AMERICAN POLITICS & PUBLIC POLICY WORKSHOP
This convening of the American Politics and Public Policy Workshop will feature two presentations by Yale graduate students in political science, Natalie Hernadez and Nicholas Ottone. This workshop is open to the Yale community only. LINK TO SUBSCRIBE TO THIS WORKSHOP SERIES
Micah English: “Electoral Pessimism: Understanding the Causes, Consequences, and Mitigating the Effects”
Abstract: Since the passage of the Voting Rights Act in 1965, Black Americans have voted at consistently high rates, and have also constituted the Democratic Party’s most reliable voting block. But while Black voters have long expressed strong beliefs in both descriptive representation and voting as effective mechanisms for achieving racial justice/equality, recent data suggest that they are also becoming increasingly pessimistic about the efficacy of voting in federal elections as a means for achieving these goals, even as the number of Black elected officials has increased. This dissertation takes this puzzle as a point of departure from which to explore the structural roots and political consequences of what I call electoral pessimism. Bringing theories of political incorporation and electoral capture into conversation with insights from Black studies, electoral pessimism argues that the Democratic Party’s lack of action on racial justice alongside Black voters’ continued unwillingness to cast ballots for Republican candidates has led to a sense that voting is not a viable strategy to advance racial equality, leading some to opt-out of voting, to shift their energies to state and local politics, to join activist or community organizations, or to engage in protest instead. In my presentation, I will outline this theory, provide an overview of the empirical strategies I will use to test it, and detail one of the projects through which I plan to do so.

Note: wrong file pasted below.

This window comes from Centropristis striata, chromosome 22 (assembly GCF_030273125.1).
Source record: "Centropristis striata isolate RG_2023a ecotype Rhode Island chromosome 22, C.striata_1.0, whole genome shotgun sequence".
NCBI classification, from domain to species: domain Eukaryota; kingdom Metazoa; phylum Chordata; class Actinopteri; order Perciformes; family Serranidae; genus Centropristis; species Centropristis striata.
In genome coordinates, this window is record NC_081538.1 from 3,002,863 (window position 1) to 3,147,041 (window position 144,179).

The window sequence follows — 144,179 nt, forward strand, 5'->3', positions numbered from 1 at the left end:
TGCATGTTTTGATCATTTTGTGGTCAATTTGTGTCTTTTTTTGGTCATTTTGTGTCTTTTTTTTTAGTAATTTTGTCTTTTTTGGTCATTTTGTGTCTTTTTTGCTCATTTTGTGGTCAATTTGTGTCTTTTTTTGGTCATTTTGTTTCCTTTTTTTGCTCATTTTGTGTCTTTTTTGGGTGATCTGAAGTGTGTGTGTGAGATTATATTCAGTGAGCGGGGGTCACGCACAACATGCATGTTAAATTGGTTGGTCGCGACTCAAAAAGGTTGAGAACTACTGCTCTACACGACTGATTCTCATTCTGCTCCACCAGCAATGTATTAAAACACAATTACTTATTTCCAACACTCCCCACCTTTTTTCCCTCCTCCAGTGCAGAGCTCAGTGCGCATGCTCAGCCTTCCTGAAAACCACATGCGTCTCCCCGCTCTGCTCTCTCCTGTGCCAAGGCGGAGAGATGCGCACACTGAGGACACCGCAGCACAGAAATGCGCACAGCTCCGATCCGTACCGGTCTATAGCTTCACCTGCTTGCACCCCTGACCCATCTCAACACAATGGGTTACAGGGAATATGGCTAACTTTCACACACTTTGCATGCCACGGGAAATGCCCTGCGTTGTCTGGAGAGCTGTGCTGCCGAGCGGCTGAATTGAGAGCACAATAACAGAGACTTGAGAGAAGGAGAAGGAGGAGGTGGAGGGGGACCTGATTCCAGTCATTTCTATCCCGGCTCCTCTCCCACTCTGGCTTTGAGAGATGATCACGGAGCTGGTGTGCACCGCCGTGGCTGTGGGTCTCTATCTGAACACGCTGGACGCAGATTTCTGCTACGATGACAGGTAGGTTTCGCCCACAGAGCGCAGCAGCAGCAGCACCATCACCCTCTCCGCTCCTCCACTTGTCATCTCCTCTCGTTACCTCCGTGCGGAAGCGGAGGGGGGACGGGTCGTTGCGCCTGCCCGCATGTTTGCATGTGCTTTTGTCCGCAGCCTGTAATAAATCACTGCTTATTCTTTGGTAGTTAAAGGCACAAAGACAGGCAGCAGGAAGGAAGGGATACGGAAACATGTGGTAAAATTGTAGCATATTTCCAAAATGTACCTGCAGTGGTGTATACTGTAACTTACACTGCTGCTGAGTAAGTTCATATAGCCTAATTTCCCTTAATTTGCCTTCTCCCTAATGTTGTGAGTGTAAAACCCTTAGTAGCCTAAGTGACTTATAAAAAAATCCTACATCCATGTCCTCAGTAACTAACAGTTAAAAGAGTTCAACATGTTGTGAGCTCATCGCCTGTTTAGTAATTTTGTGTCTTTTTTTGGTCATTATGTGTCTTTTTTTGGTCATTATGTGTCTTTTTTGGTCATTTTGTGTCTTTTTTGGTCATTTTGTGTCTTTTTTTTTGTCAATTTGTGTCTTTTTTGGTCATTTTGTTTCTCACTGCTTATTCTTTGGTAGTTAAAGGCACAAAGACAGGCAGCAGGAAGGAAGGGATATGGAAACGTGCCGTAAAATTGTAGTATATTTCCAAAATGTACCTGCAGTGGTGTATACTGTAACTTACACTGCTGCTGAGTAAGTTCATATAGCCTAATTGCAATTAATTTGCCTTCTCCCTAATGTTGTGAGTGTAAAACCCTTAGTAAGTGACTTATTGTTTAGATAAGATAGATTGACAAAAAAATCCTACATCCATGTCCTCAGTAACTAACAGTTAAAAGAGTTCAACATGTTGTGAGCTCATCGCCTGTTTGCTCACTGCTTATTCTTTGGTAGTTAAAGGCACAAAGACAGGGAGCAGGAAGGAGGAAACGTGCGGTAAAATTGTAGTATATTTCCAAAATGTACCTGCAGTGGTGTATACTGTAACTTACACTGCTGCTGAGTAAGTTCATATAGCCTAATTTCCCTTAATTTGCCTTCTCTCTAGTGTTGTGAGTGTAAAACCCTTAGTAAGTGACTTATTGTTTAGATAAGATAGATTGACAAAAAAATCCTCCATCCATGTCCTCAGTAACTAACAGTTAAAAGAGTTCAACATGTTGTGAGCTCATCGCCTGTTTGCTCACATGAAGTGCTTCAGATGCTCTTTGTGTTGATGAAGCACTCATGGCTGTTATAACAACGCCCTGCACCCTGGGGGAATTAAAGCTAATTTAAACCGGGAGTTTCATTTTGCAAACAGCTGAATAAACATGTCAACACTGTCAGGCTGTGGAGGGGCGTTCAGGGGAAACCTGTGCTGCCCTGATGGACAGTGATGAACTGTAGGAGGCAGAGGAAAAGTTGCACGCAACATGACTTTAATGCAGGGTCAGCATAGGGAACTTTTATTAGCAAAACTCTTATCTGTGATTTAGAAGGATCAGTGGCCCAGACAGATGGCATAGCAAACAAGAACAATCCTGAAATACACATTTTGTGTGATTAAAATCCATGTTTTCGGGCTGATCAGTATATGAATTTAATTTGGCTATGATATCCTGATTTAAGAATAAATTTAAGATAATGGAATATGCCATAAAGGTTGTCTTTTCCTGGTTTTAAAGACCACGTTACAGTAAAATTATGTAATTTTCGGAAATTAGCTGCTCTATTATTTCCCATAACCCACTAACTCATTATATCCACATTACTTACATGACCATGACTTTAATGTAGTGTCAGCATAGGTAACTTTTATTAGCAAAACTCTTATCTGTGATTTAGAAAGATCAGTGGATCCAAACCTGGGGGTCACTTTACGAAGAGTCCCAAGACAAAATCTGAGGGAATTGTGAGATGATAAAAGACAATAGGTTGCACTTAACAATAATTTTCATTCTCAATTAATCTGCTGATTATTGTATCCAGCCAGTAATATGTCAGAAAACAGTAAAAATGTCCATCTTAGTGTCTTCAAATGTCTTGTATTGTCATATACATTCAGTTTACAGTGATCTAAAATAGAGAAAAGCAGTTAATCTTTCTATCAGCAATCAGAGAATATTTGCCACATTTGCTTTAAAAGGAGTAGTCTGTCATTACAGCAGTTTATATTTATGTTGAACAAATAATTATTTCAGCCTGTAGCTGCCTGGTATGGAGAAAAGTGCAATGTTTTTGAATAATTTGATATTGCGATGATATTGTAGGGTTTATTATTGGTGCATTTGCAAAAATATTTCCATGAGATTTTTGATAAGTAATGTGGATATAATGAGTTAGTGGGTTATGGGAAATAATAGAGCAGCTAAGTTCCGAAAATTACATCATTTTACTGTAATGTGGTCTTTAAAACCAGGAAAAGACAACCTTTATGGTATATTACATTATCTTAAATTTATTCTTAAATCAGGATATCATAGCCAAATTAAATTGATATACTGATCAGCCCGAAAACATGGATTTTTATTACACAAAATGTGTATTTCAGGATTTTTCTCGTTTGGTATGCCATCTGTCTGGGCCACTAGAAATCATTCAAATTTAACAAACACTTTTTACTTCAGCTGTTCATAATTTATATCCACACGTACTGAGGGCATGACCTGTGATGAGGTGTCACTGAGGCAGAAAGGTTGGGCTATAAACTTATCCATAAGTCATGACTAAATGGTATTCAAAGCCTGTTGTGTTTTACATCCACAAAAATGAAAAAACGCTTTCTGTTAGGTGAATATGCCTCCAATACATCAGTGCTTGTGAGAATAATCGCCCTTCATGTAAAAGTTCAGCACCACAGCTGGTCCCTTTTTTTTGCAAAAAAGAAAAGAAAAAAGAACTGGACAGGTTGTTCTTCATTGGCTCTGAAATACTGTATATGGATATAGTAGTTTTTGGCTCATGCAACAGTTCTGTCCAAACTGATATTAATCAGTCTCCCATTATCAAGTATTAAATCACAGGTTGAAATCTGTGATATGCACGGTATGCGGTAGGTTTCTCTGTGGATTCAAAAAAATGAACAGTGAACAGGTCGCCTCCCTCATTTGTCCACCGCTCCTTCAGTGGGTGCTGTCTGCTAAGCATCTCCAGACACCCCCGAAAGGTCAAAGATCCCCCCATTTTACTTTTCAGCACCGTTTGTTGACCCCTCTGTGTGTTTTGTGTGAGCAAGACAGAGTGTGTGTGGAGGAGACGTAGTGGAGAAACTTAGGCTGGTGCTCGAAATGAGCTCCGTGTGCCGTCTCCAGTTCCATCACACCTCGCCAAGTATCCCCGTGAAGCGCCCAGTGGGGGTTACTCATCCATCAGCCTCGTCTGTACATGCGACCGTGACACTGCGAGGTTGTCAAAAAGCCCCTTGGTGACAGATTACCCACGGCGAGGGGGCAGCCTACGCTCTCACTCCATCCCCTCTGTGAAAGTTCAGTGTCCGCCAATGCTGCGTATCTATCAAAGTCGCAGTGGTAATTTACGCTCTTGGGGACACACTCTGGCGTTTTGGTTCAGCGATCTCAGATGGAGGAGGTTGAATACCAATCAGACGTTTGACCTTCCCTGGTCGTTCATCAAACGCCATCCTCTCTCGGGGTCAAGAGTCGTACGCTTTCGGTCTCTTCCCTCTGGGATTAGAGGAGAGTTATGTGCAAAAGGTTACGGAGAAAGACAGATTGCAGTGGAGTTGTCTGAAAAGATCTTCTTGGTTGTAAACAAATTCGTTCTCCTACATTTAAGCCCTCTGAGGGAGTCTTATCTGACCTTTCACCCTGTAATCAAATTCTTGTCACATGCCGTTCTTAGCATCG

Micah English is a third-year PhD student worker at Yale University in Political Science. Micah researches Black political behavior and social movements and their intersections with the politics of gender and sexuality. Micah currently serves as the graduate student representative on the APSA Sexuality & Politics research section.
Moritz Bondeli: “Threats of Violence and Political Selection: Experimental Evidence”
Abstract: What is the effect of violence directed at political elites on elite composition and behavior? I argue that violence against political elites has deeply problematic consequences for democratic life. At the extensive margin, violence reduces the number of citizens competing for office, polarizes the candidate pool, and pushes traditionally underrepresented and marginalized citizens out of politics. At the intensive margin, violence reduces politician engagement with citizens and degrades the political information environment. I propose to validate the extensive margin predictions of my theory using a behavioral information provision experiment. The intervention allows me to estimate the effect of changing beliefs regarding the risk of violence on political ambition. I expect my findings to improve scholarly understanding of (i) gender and racial disparities in political ambition, (ii) elite polarization and (iii) variation in the performance of legislative bodies.
Moritz Bondeli is a Ph.D. candidate in Political Science at Yale. His dissertation examines how political violence affects the performance and stability of democratic institutions. Moritz holds a B.A. in Political Science from the University of Lausanne and an M.Phil. in European Politics and Society from the University of Oxford.